Wednesday 17 May, 18:00 – 20:00, Online
LMN is delighted to announce our third Resisting Mining Book Club 2023, a special edition to honour the life, work, and legacy of Ruth First by discussing her book Black Gold: The Mozambican Miner, Proletarian and Peasant (Harvester Press, 1983). We will be joined by leading South African academic Dr. Asanda Benya.
About the book:
Ruth First was a South African anti-apartheid activist, journalist and scholar, born in 1925 and brought up in Johannesburg. As editor of political journal Fighting Talk and a member of the Communist Party and ANC, First exposed the racial segregation policies of apartheid from mineworkers’ strikes to bus boycotts. She was one of the defendants in the Treason Trial alongside 156 other leading anti-apartheid activists and she was listed and banned after the Sharpeville Massacre from attending meetings, publishing, or even being quoted. During government crackdowns in 1963, she was imprisoned and held in isolation without charge for 117 days, the title of her memoir, as the first white woman to be detained under the Ninety-Day Detention Law. A year later, First went into exile in London where she became active in the British Anti-Apartheid Movement. In 1978, First took up the post of director of research at the Centre of African Studies at the University Eduardo Mondlane in Maputo, Mozambique, where she worked on her final book, Black Gold, which was published a year after she opened the parcel bomb, sent to the university by the South African police, that tragically ended her life.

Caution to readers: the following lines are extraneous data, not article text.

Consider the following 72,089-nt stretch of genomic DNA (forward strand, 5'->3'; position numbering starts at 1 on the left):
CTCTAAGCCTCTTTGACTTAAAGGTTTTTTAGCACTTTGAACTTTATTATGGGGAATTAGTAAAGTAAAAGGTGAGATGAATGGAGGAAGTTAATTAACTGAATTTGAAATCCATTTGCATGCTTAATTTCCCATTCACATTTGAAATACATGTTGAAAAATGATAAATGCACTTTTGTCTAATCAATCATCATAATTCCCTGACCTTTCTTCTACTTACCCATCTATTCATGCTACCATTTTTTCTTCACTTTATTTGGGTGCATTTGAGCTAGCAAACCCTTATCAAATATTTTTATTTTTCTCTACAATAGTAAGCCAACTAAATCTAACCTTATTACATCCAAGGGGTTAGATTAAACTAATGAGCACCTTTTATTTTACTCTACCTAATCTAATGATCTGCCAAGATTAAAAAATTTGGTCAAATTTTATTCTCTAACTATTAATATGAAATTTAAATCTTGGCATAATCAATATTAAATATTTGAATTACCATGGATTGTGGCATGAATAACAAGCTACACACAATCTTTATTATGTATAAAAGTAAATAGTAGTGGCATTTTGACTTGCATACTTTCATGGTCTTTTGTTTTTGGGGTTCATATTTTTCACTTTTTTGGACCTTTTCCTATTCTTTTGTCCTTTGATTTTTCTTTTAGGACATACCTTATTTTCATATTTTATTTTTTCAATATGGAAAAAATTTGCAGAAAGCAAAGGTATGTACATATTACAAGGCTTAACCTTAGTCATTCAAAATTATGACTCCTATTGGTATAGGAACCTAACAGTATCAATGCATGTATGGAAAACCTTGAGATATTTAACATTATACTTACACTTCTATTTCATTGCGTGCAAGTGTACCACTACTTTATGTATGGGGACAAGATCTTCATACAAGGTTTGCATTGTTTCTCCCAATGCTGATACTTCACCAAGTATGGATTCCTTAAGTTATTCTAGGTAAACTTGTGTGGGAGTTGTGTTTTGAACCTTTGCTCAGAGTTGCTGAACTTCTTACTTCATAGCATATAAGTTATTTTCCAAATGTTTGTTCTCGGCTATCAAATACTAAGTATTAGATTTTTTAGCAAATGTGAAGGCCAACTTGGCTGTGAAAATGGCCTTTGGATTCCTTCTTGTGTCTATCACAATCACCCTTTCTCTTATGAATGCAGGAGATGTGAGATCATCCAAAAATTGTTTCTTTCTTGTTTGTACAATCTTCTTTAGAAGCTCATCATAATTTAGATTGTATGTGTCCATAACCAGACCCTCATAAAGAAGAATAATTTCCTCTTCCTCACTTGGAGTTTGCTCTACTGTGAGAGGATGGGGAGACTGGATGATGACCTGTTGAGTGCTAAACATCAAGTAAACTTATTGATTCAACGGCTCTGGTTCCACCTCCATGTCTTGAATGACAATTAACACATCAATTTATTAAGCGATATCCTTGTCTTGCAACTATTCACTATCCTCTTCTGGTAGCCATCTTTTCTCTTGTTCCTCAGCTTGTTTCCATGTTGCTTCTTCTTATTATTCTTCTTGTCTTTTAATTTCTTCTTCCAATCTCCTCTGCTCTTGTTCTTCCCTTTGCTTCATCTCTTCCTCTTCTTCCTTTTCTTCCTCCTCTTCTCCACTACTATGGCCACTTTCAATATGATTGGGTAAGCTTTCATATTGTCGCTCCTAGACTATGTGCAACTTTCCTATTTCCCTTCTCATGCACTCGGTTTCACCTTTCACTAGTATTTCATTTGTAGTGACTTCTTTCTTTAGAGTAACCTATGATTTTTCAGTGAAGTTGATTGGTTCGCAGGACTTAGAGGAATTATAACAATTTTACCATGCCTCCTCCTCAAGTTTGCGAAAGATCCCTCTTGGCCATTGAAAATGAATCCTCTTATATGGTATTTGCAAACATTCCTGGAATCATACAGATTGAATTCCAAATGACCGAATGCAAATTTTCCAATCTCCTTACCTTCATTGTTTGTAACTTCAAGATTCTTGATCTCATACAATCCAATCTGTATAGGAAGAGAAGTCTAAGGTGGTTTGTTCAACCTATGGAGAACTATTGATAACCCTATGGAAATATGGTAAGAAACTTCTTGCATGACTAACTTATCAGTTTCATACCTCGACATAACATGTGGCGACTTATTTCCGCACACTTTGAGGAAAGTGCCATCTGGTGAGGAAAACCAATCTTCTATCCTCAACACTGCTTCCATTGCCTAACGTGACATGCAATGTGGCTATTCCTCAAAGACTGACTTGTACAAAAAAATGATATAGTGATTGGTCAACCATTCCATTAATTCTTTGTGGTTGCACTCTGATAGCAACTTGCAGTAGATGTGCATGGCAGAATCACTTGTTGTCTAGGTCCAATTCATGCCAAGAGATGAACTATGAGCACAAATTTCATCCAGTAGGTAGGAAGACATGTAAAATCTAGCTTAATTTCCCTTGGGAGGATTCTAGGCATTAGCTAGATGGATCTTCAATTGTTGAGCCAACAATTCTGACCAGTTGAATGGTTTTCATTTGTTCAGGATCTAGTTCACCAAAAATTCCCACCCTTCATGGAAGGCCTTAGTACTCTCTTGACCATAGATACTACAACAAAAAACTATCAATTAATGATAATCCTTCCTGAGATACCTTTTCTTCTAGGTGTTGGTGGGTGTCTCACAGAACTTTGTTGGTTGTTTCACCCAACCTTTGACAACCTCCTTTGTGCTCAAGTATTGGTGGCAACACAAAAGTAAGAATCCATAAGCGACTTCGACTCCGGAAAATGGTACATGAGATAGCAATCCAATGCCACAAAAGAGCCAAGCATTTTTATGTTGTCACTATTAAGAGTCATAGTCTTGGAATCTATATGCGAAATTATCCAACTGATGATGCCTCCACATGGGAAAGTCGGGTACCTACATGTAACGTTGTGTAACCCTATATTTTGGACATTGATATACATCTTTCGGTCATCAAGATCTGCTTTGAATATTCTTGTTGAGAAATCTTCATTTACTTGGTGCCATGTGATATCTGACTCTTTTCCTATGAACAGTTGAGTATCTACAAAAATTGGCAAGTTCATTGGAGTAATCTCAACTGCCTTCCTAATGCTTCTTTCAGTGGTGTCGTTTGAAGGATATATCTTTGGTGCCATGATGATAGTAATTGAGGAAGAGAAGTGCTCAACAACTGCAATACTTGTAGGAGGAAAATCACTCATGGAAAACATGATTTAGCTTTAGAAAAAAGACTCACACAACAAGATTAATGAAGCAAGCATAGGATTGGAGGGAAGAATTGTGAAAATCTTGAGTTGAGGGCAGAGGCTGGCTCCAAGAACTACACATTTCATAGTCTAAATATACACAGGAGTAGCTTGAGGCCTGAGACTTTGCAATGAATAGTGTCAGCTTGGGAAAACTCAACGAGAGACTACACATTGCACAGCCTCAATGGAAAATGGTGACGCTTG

Black Gold investigates the lives and experiences of Mozambican migrant labourers in South African gold mines and the rural economies they are drawn from and oscillate between. Throughout this lived history, migrant labour is positioned as a permanent and indispensable necessity to the accumulation of South African and global capital through industrial resource extraction.
Asanda Benya will give an introductory lecture which will be followed by a Q&A. You do not need to have read the book to attend this meeting. All registered participants in the Book Club will be sent a PDF version or excerpts from the book via email.
About the discussant:
Asanda Benya is a sociologist and ethnographer based at the University of Cape Town in South Africa where she teaches around labour, gender and race. Her research is at the intersection of gender, class and race, working specifically around critical labour & work studies and black feminist thought. Her main research project has been an ethnographic study of women underground miners in South Africa’s platinum mines, looking at the construction of gendered subjectivities in underground mining. Her current project looks at the diverse ways in women’s lives and livelihoods around sites of extraction across Southern Africa are affected by mines/mining.